Supreme Court to hear LGBT rights cases

Three cases are headed to the Supreme Court for ruling on whether Title VII of the Civil Rights Act extends protections to people based on their gender identity and sexual orientation.

Residents in North Carolina may well know that there is some social dissent in the country when it comes to transgender, gay or lesbian people. Regardless of a person's personal feelings on the matter, many people may assume that the civil rights laws that are in place to protect all employees against harassment or discrimination in the workplace cover LGBT employees. Apparently, there is some dispute about this.

Three cases, three different paths to the high court

As reported by Vox, in late April 2019, the United States Supreme Court agreed to hear three different cases that all relate to civil rights protections for LGBT employees in the workplace. Previously, the high court has refused to hear a case concerning this matter.

According to CNBC, one of the cases involves the rights of a person based on gender identity and the other two pertain to the rights of a person's sexual orientation.

In the first case, a transgender woman was fired from her job at a funeral home after revealing that she was female. The U.S. 6th Circuit Court of Appeals ruled in favor of the terminated employee, indicating that discrimination on the basis of sex includes discrimination on the basis of gender identity.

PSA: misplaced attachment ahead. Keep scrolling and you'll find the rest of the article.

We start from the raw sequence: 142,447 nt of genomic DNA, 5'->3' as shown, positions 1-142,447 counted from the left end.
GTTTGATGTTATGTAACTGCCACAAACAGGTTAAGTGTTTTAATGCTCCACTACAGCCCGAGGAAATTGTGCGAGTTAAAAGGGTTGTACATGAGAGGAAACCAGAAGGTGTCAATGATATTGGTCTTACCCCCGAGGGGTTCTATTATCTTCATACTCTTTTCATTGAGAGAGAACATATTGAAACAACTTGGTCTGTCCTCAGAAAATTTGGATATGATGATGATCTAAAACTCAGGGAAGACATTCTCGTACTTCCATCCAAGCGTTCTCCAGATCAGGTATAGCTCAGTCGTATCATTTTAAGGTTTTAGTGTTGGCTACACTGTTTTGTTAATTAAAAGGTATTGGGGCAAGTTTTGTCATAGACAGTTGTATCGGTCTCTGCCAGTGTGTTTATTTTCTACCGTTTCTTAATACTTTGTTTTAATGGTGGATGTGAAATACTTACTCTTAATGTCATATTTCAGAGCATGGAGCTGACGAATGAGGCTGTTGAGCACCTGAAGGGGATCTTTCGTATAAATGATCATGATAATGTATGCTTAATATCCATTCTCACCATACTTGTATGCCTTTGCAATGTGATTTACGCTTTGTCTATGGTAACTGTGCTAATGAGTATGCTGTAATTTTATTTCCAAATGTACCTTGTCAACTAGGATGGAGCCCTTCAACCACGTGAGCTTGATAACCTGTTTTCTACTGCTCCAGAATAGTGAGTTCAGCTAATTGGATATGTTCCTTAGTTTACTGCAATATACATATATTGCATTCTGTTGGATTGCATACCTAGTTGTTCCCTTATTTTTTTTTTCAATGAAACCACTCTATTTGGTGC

In the other cases, employees were fired due to their sexual orientation. In one matter, the U.S. 2nd Circuit Court of Appeals ruled in favor of the terminated employee. In the other matter, however, the case was initially dismissed by a court, an action that was subsequently upheld by the U.S. 11th Circuit Court of Appeals.

Divided governmental opinions

The U.S. Equal Employment Opportunity Commission has stated that it believes Title VII of the Civil Rights Act protects against discrimination based on gender identity and sexual orientation as well as on sex. The current presidential administration, however, adamantly disagrees with this point of view.

Laws banning discrimination

Title VII of the Civil Rights Act prohibits discrimination but there is no federal law that explicitly bans discrimination based on gender identity or sexual orientation. A handful of states do have such laws in place. These states are mostly on the west coast and in the northeast with a few states in the Midwest also having such protections in place. North Carolina has no such law protecting LGBT workers.

Legal assistance is important when fighting discrimination

Anyone in North Carolina who finds themselves on the receiving end of discrimination in the workplace should contact a lawyer for assistance. This will give them someone to advocate on their behalf who knows the laws and how to help put the laws to work for all people.